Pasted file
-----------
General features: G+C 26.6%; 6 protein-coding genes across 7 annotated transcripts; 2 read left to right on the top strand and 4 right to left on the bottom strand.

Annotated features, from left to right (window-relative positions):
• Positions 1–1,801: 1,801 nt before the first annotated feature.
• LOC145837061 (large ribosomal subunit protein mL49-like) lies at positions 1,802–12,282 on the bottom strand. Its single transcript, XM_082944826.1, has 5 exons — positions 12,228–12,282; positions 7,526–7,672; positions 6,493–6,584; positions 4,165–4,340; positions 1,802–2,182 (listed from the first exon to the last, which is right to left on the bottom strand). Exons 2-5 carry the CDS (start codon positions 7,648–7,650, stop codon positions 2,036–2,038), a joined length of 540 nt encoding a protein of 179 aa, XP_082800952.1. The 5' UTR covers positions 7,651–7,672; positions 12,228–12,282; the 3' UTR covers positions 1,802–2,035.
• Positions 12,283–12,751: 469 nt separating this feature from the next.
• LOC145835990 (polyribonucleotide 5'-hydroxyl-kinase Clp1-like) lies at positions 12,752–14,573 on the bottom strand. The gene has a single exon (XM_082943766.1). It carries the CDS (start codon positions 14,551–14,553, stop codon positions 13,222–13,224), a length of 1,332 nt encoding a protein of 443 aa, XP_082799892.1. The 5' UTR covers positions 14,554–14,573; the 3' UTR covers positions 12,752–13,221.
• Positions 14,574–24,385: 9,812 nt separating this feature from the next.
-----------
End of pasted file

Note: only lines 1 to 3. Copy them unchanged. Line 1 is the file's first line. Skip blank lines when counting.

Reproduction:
General features: G+C 26.6%; 6 protein-coding genes across 7 annotated transcripts; 2 read left to right on the top strand and 4 right to left on the bottom strand.

Annotated features, from left to right (window-relative positions):
• Positions 1–1,801: 1,801 nt before the first annotated feature.